“I would be immobile,” he says. “I wouldn’t leave my room, wouldn’t leave my chair. But somehow I’d show my face to my friends on the weekends and get some relief by going to bars.”

He’d return home with “the worst hangover” which lasted for days. Then he’d repeat the cycle — staying motionless all week, followed by binge drinking on the weekend.

A need for control

Sean started drinking and partying during his senior year of high school in Ohio. He was trying to quell his anxiety and says alcohol made him feel “like a normal person.”

His panic attacks started when he was 13. He worried a lot, especially about his mother who was sick with cancer. She died when he was 15.

Sean had Obsessive Compulsive Disorder (OCD) too. It impacted his everyday life, like getting dressed.

It took Sean four hours to put on his pants. If they didn’t feel right, he’d take them off and re-do the process. He has permanent scars on his legs from injuries sustained from the repetitive behavior.

Even turning off the lights was overwhelming. In college, he’d flip the light switch on and off for nearly an hour until it was perfect.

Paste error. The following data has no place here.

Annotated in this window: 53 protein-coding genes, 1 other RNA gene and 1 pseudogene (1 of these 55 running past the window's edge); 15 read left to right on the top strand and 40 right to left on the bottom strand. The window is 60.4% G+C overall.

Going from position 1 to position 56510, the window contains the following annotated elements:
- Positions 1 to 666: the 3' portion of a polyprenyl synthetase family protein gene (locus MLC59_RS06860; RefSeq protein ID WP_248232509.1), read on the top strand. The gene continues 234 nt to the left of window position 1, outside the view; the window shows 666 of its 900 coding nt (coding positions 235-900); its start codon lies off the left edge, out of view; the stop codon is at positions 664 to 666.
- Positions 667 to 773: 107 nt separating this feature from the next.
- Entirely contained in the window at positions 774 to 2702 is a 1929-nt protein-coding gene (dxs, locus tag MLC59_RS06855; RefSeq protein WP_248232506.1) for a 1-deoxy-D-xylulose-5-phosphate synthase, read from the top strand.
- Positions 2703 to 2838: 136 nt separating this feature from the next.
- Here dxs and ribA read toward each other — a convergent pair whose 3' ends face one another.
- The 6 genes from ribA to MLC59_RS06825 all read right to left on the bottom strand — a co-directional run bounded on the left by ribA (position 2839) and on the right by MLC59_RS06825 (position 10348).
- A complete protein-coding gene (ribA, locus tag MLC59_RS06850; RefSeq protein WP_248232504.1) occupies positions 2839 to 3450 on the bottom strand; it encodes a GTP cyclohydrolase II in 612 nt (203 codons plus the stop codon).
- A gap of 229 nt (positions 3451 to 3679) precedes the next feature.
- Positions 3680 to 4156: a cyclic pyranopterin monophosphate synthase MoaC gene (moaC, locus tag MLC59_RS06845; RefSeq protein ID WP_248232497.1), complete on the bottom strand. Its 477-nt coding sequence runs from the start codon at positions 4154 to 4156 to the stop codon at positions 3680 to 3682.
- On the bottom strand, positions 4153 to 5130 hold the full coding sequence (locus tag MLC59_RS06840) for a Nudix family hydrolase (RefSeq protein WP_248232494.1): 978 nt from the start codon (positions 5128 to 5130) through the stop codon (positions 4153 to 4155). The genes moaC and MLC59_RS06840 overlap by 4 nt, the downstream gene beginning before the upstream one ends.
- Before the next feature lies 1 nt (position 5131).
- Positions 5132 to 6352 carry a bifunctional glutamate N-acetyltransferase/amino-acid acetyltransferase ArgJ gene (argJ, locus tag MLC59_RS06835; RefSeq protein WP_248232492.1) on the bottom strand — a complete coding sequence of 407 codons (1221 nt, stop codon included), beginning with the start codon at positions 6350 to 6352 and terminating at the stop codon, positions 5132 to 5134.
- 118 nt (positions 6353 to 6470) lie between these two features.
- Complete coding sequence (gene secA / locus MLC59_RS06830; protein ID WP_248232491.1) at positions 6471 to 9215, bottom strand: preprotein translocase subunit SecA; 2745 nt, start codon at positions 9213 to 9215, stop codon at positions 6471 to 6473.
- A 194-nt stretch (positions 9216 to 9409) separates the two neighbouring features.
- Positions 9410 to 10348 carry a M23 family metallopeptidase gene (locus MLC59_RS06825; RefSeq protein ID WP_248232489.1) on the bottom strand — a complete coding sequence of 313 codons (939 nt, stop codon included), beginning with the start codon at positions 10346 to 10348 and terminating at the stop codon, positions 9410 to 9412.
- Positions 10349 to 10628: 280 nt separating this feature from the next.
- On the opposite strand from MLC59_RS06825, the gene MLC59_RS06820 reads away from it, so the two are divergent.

He said these mental rituals where about counteracting one thought with another. He worried if things weren’t right, something would go wrong or someone in his family would be hurt.

Throughout his teens and 20s, Sean knew he was in trouble but he was too afraid to make a change.

“I didn’t know help was out there,” he says. “I was scared to take risks, scared of the stigma and scared to ask for help.”

In his early 30s, Sean finally asked his father for help.

“‘I feel like maybe I have the opportunity make a difference in a person’s life or several,’ says Sean, who quit drinking. ‘I wanted to give meaning to my struggles.’”

Reaching out

“The person who finally told me to get help was me,” says Sean, who was treated twice at McLean Hospital in Boston. He was diagnosed with generalized anxiety, clinical depression and very severe OCD.

He was both relieved to have a diagnosis and eager to get well.

These days Sean, 37, doesn’t have symptoms of his OCD, which is well managed.

Knowing his mental health struggles are “all based on fear, uncertainty and losing control,” he’s learned to live with uncertainly and be more flexible in his mindset.

Now living permanently in Boston, he works as an artist and is focused on his future. He wants to be a motivational speaker and a peer support specialist, helping others take control of their mental health.

He’s sharing his story as part of the McLean Hospital’s “Deconstructing Stigma” campaign, which aims to reduce the shame often associated with people who have mental health issues.

Statistics show 75 percent of people with a mental illness say they’ve experienced stigma.

“I feel like maybe I have the opportunity make a difference in a person’s life or several,” says Sean, who quit drinking. “I wanted to give meaning to my struggles.”